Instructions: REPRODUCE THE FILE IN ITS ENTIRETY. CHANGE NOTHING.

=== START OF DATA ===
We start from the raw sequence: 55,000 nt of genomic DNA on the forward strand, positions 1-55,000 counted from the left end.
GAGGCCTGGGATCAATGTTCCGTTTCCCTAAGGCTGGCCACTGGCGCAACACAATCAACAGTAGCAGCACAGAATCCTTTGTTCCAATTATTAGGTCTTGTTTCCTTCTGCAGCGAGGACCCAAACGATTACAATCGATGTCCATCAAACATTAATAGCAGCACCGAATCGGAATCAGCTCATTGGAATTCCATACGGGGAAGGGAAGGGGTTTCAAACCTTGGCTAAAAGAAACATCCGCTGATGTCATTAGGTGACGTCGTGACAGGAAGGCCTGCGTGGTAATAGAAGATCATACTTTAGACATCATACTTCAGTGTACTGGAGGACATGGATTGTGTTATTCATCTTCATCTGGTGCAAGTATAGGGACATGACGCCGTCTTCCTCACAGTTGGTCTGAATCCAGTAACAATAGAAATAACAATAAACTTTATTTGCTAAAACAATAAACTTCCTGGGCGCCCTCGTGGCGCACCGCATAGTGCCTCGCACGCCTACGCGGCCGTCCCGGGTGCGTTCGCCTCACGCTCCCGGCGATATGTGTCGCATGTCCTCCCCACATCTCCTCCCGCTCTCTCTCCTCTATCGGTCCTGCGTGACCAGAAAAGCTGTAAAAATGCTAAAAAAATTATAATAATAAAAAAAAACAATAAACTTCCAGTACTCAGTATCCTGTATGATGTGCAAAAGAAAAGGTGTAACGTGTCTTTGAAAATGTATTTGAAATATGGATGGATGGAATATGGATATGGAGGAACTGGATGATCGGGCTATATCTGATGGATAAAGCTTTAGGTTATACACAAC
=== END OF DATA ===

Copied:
We start from the raw sequence: 55,000 nt of genomic DNA on the forward strand, positions 1-55,000 counted from the left end.
GAGGCCTGGGATCAATGTTCCGTTTCCCTAAGGCTGGCCACTGGCGCAACACAATCAACAGTAGCAGCACAGAATCCTTTGTTCCAATTATTAGGTCTTGTTTCCTTCTGCAGCGAGGACCCAAACGATTACAATCGATGTCCATCAAACATTAATAGCAGCACCGAATCGGAATCAGCTCATTGGAATTCCATACGGGGAAGGGAAGGGGTTTCAAACCTTGGCTAAAAGAAACATCCGCTGATGTCATTAGGTGACGTCGTGACAGGAAGGCCTGCGTGGTAATAGAAGATCATACTTTAGACATCATACTTCAGTGTACTGGAGGACATGGATTGTGTTATTCATCTTCATCTGGTGCAAGTATAGGGACATGACGCCGTCTTCCTCACAGTTGGTCTGAATCCAGTAACAATAGAAATAACAATAAACTTTATTTGCTAAAACAATAAACTTCCTGGGCGCCCTCGTGGCGCACCGCATAGTGCCTCGCACGCCTACGCGGCCGTCCCGGGTGCGTTCGCCTCACGCTCCCGGCGATATGTGTCGCATGTCCTCCCCACATCTCCTCCCGCTCTCTCTCCTCTATCGGTCCTGCGTGACCAGAAAAGCTGTAAAAATGCTAAAAAAATTATAATAATAAAAAAAAACAATAAACTTCCAGTACTCAGTATCCTGTATGATGTGCAAAAGAAAAGGTGTAACGTGTCTTTGAAAATGTATTTGAAATATGGATGGATGGAATATGGATATGGAGGAACTGGATGATCGGGCTATATCTGATGGATAAAGCTTTAGGTTATACACAAC